ASN logo
ASN Wikibase Occurrence # 226662
Last updated: 28 November 2021
This information is added by users of ASN. Neither ASN nor the Flight Safety Foundation are responsible for the completeness or correctness of this information. If you feel this information is incomplete or incorrect, you can submit corrected information.

Time:09:30 LT
Type:Silhouette image of generic bttl model; specific model in this crash may look slightly different
Fairey Battle Mk I
Owner/operator:12 Squadron Royal Air Force (12 Sqn RAF)
Registration: P2204
Fatalities:Fatalities: 3 / Occupants: 3
Other fatalities:0
Aircraft damage: Written off (damaged beyond repair)
Location:near Lanaken, Limburg -   Netherlands
Phase: Manoeuvring (airshow, firefighting, ag.ops.)
Departure airport:Amifontaine, France
Destination airport:
Fairey Battle Mk.1 P2204 (PH-K) 12 Squadron, RAF: Written off (destroyed) when lost on combat operations. All three crew were killed, but two of them were posthumously awarded the Victoria Cross (VC). According to the official Air Ministry File on the incident (File AIR 81/293): "Battle P2204 shot down near Lanaken, The Netherlands, 12 May 1940. Leading Aircraftman L R Reynolds, Sergeant T Gray, and Flying Officer D E Garland: report of deaths".

Crew of Battle P2204:
Flying Officer (Pilot) Donald E. Garland, RAF 40105, age 21, killed in action 12/05/1940, posthumously awarded the Victoria Cross
Sergeant (Observer) Thomas Gray, RAF 563627, age 26, killed inaction 12/05/1940, posthumously awarded the Victoria Cross.
Leading Aircraftman (Wireless Op./Air Gunner) Lawrence R. Reynolds, RAF 550860, age 20, killed in action 12/05/1940

All three crew fatalities were buried at Heverlee War Cemetery, Vlaams-Brabant, Belgium. P/O Garland and Sgt Gray's were the first air Victoria Crosses of the war.

Flying Officer Donald Garland was to lead 3 aircraft against the Veldwezelt Bridge in a low level attack. Sgt Tom Gray was the Observer/Navigator on Fairey Battle P2204 PH-K, piloted by F/O Donald Garland with LAC Lawrence Reynolds as rear gunner.

They flew below the cloud base at 1000 feet and on reaching the Veldwezelt area started a shallow bombing run. There were estimated to be some 300 guns entrenched in a defensive ring around the bridge, and the aircraft was blasted into the ground. It reportedly come down near Lanaken, Limburg, on the Maastricht side of the Belgian/Netherlands border (at approximate Coordinates: 5053′N 0539′E).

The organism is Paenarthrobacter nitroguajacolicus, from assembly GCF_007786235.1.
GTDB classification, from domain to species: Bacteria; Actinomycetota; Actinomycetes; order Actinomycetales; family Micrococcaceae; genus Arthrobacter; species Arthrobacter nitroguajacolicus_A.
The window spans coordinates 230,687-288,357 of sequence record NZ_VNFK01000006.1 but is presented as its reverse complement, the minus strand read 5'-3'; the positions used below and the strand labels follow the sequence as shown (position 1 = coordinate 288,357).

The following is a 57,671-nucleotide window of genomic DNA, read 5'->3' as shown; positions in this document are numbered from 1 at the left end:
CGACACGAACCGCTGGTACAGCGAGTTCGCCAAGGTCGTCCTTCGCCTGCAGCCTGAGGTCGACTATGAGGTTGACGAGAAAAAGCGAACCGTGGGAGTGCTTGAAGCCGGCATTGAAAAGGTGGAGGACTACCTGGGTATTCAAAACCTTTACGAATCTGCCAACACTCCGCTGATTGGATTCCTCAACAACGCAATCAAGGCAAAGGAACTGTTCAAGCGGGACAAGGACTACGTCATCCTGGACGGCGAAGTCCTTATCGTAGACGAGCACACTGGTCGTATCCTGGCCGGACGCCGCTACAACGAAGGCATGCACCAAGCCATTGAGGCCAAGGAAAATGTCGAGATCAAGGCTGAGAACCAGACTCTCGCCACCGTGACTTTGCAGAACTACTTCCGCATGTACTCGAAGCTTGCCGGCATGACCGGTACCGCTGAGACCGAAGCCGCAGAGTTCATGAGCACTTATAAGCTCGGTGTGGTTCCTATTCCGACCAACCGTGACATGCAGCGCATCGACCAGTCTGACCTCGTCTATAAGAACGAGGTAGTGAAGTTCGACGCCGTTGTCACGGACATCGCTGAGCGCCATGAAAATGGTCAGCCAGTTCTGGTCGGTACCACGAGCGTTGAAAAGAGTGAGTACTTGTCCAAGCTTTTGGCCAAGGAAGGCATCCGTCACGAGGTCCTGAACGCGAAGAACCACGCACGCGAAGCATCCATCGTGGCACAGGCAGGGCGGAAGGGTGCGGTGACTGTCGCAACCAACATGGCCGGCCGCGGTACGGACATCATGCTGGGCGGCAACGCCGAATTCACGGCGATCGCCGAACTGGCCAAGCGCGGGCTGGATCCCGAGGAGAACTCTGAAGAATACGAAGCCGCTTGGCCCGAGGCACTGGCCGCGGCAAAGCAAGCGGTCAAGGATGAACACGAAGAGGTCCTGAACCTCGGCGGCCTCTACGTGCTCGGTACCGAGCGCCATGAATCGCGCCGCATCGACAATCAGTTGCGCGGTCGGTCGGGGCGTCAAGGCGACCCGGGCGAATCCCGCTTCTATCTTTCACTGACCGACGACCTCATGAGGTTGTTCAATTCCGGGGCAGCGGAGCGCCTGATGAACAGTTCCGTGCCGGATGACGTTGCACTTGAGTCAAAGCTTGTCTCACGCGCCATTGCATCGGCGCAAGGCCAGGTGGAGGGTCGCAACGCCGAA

The second Battle L5439, piloted by PO I A McIntosh, was hit in the main fuel tank, setting the aircraft ablaze, he jettisoned his bombs and made a forced landing and survived as a prisoner of war.

The third Battle L5227, piloted by Sgt Fred Marland, released its bombs but then lost control and dived into the ground.

When the smoke cleared it was seen that the western end of the bridge was shattered, and evidence suggested the damage was caused by Garland and Gray's cool attack. It had been Gray's first operational bombing raid.

Flying Officer Garland and Sergeant Gray were both posthumously awarded the Victoria Cross. The citation in "The London Gazette," for 11th June, 1940, gives the following details

"Flying Officer Garland was the pilot and Sergeant Gray the observer of the leading machine of a formation of five aircraft that were ordered to destroy at all costs a bridge over the Albert Canal which had not been demolished by the land forces and was allowing the Germans to advance into Belgium. In spite of very heavy defence of the area surrounding the bridge, the formation made a successful dive-bombing attack from the lowest practicable altitude, after releasing their bombs they were attacked by a large number of enemy fighters. Only one aircraft of the five returned to its base. Much of the success of the operation must be attributed to the formation leader, Flying Officer Garland, and to the coolness and resource of Sergeant Gray, who navigated the leading aircraft under most difficult conditions in such a manner that the whole formation, although it subsequently suffered heavy losses, was able successfully to attack the target".


1. Royal Air Force Aircraft L1000-L9999 (James J Halley, Air Britain 1978)
2. The Battle File (Sidney Shail, Air Britain, 1997)
3. National Archives (PRO Kew) File AIR 81/293:

Revision history:

28-Jun-2019 23:23 Dr. John Smith Added
30-Jun-2019 10:27 stehlik49 Updated [Operator]

Corrections or additions? ... Edit this accident description